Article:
Aust dollar closes higher
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The Australian dollar has closed higher, thanks to a rise in iron prices and gains on the local stock market.
At 1700 AEDT on Friday, the local unit was trading at 103.74 US cents, up from Thursday's close of 103.57 US cents.
The Australian dollar rallied during overnight offshore trading to open at 103.77 US cents at the start of the local trading day.
But since 0700 AEDT, the currency has stuck to a reasonably tight trading range, moving between a low of 103.62 US cents and a high of 103.89 US cents.
St George chief economist Hans Kunnen said the local dollar's rise was due to firmer commodities prices and positive sentiment from equity markets in the region.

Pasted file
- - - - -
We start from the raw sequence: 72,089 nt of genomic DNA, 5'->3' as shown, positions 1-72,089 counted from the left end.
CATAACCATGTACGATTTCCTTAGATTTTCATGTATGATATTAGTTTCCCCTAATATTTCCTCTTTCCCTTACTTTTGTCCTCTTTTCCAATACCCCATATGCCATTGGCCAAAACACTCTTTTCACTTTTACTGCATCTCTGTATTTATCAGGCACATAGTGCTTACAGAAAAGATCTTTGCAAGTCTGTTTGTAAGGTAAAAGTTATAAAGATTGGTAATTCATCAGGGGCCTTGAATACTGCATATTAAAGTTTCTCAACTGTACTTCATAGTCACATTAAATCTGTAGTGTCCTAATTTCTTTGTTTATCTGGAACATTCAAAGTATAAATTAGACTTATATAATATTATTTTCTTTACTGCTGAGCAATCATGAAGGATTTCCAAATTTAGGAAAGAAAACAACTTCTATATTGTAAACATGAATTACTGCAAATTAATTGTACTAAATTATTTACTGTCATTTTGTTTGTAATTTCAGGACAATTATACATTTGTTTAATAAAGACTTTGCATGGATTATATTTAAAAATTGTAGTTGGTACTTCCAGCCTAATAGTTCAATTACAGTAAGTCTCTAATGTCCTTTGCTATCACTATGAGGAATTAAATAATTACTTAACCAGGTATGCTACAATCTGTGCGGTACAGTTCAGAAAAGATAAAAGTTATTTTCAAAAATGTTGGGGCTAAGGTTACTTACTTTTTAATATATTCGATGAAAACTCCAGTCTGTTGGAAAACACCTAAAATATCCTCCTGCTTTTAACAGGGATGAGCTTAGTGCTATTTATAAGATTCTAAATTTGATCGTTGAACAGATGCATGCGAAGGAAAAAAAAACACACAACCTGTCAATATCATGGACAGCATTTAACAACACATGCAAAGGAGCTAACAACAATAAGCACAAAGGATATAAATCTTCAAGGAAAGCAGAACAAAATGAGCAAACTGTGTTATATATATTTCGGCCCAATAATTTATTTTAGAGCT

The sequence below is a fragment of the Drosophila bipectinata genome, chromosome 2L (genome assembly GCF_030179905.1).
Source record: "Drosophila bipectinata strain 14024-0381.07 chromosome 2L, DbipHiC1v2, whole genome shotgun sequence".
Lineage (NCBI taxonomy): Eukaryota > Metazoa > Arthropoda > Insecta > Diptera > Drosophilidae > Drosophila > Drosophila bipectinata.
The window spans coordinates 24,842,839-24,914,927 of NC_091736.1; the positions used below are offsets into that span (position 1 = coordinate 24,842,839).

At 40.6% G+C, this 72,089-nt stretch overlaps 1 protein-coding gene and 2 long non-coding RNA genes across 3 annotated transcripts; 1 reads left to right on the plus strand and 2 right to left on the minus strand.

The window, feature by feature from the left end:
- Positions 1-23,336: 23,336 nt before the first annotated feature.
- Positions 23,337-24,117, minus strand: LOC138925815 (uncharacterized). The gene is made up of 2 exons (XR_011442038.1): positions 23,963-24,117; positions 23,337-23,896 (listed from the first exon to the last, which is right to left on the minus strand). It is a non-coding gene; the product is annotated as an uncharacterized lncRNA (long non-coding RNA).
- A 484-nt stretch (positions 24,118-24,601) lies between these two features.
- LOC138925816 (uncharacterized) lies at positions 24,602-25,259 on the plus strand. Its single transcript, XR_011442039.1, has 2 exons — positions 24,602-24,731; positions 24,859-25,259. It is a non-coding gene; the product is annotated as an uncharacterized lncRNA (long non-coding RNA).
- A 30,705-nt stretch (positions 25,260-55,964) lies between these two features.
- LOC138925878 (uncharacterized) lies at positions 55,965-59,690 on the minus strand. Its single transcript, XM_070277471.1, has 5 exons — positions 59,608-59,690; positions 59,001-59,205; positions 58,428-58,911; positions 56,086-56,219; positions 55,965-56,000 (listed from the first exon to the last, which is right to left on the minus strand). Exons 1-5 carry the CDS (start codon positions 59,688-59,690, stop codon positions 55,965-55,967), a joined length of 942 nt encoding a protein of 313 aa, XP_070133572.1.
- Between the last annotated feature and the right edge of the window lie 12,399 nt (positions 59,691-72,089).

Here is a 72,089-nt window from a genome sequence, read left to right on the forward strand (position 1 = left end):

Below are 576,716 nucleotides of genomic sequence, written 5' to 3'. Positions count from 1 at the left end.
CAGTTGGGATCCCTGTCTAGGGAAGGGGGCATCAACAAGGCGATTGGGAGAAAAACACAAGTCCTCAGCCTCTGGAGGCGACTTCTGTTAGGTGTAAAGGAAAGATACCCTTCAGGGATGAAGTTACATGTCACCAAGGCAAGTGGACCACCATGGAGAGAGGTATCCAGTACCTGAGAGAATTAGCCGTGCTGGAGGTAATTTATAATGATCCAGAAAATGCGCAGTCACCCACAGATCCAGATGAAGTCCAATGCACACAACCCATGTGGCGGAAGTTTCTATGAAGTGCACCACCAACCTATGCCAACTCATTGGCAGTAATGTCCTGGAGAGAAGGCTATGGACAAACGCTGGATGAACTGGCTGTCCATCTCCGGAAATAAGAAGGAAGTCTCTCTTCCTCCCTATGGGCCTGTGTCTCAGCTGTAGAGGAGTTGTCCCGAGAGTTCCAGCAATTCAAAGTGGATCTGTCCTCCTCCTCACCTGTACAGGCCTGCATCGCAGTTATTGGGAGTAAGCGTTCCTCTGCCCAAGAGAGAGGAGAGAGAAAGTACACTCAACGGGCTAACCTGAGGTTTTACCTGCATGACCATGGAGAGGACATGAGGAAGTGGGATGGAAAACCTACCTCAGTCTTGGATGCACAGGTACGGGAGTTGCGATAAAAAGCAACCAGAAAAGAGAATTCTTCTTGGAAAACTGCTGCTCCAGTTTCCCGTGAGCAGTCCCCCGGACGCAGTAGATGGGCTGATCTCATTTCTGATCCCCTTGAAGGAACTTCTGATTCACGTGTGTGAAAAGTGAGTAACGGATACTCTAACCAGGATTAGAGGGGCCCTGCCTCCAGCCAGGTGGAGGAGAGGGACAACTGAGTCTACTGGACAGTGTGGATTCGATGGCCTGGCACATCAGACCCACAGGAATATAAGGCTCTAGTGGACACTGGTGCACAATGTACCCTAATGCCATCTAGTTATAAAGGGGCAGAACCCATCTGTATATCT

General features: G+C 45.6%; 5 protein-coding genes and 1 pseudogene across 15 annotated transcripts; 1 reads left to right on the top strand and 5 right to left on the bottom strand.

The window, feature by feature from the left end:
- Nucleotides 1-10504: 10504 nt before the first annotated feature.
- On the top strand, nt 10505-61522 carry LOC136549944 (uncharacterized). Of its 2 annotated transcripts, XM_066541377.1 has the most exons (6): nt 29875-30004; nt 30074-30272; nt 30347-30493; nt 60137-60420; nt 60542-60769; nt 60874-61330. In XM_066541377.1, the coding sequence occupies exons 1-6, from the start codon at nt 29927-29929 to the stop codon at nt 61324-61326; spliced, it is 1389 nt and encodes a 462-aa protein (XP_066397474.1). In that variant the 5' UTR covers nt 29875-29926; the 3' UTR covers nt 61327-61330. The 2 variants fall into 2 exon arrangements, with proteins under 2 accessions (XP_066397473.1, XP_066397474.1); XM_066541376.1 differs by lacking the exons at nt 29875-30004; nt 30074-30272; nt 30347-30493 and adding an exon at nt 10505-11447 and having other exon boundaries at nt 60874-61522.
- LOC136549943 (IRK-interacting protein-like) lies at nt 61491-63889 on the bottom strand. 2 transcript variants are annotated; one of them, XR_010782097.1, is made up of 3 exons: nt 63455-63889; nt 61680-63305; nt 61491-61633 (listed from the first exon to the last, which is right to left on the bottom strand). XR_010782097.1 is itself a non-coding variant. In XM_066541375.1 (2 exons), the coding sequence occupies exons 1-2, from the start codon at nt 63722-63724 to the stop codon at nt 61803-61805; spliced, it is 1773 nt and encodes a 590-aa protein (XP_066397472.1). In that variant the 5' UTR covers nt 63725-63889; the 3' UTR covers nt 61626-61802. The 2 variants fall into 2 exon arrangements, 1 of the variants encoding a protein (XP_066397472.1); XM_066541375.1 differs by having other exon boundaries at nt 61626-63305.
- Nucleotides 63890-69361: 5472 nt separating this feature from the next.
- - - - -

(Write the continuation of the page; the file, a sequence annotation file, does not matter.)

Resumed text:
"I'd put it down to rising iron ore prices to be honest," Mr Kunnen said.
"Part of it is that you watch the equities and you watch the Aussie dollar, on a day-to-day basis they move together, so we've having a firm day in local markets, there could be some offshore buying of Aussie equities.
"It's thin trade, iron ore prices are up and equities are up."
Iron ore prices climbed about three per cent during the overnight session.
During the day, the Australian dollar peaked at 89.835 yen, the currency's highest level against the Japanese unit since April 2011.
Mr Kunnen said the yen has been losing ground ever since the new Japanese Prime Minister Shinzo Abe came to office and pledged to work with the Bank of Japan to to stimulate the nation's economy.
"It's strengthening against the yen simply on the basis that they're printing money and they've abandoned their low inflation target, so down goes their currency," Mr Kunnen said.